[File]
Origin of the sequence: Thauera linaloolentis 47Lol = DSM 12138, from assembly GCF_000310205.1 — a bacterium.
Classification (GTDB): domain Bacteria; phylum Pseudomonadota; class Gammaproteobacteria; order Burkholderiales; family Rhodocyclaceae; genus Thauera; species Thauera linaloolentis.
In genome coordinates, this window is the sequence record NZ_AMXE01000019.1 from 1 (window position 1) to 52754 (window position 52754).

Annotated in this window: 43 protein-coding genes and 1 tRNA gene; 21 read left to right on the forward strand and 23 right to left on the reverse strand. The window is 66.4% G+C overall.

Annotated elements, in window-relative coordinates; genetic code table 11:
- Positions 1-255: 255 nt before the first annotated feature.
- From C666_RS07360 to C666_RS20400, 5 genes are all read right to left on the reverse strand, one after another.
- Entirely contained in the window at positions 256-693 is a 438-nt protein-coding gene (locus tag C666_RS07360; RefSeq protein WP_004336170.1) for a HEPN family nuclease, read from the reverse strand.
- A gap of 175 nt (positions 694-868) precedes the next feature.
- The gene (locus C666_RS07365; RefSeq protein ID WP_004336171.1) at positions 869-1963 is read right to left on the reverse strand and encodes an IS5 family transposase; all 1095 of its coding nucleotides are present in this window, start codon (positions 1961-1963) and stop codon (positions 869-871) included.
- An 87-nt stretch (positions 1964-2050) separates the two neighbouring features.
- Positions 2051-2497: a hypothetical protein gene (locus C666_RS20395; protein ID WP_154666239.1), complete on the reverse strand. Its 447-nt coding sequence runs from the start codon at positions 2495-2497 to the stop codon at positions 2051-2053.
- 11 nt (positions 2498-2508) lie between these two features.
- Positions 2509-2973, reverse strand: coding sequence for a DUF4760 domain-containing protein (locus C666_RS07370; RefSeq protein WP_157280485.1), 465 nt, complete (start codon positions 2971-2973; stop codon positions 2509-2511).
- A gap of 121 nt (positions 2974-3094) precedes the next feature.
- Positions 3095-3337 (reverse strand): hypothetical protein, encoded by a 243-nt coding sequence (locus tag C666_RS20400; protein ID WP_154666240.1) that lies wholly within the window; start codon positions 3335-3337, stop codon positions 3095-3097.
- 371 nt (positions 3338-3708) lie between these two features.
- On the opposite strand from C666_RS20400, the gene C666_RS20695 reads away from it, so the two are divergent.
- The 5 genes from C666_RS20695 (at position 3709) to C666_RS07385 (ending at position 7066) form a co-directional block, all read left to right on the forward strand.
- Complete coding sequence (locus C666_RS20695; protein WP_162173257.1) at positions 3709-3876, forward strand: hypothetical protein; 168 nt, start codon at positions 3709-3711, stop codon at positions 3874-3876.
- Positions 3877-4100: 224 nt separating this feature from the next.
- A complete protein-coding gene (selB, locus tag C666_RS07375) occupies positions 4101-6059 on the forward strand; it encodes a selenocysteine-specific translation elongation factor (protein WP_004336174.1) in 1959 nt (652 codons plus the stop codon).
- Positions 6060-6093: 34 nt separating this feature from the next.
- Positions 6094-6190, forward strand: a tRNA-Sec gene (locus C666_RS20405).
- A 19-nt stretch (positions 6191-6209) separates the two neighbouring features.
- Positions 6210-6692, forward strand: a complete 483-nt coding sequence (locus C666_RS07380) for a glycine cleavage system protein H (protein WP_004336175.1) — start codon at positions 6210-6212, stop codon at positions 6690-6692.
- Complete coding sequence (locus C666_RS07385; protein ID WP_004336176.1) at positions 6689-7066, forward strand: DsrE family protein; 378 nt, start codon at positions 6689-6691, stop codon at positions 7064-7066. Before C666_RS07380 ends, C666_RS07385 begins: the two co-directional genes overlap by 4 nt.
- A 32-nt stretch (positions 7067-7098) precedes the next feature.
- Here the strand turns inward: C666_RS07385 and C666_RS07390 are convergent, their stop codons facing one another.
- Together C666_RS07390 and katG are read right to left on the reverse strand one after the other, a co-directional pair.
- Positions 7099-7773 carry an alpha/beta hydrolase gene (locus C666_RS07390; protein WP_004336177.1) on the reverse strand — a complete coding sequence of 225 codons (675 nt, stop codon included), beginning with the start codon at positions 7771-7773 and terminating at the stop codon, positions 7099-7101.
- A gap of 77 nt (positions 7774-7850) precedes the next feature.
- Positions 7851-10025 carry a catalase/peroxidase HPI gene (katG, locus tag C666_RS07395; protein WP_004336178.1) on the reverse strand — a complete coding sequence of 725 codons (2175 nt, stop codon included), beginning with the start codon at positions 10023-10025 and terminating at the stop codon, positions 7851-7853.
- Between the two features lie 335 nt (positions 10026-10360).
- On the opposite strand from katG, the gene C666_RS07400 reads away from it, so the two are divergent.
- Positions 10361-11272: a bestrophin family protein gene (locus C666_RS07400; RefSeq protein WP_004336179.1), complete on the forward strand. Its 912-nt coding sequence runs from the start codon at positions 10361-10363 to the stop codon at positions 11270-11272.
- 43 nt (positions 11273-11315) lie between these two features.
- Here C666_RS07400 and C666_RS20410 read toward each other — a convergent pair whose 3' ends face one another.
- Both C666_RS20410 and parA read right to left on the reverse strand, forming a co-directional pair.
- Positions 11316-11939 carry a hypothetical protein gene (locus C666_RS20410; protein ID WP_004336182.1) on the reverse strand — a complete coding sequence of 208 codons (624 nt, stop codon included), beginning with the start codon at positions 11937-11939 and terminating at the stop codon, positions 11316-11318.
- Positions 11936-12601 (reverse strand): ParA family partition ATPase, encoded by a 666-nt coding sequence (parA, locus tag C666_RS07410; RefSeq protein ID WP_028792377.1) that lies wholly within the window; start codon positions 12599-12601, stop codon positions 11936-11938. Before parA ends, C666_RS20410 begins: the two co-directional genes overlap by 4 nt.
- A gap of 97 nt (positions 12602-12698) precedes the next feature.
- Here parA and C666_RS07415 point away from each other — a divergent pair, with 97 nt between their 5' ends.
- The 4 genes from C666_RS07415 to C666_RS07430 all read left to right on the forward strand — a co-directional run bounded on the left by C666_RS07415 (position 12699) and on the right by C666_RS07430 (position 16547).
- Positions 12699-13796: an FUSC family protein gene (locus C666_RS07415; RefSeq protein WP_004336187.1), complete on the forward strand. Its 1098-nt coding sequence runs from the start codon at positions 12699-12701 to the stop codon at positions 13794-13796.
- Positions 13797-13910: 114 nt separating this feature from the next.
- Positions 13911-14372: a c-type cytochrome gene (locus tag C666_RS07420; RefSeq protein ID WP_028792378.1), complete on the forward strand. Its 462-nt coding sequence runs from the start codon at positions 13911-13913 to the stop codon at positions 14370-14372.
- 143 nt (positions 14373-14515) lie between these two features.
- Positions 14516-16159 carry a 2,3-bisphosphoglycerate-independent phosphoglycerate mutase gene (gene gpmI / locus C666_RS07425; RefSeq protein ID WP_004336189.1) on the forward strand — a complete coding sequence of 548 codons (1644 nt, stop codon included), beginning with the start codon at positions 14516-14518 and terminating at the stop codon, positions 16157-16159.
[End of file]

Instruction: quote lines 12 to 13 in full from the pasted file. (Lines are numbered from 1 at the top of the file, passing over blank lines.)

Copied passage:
- Positions 2051-2497: a hypothetical protein gene (locus C666_RS20395; protein ID WP_154666239.1), complete on the reverse strand. Its 447-nt coding sequence runs from the start codon at positions 2495-2497 to the stop codon at positions 2051-2053.
- 11 nt (positions 2498-2508) lie between these two features.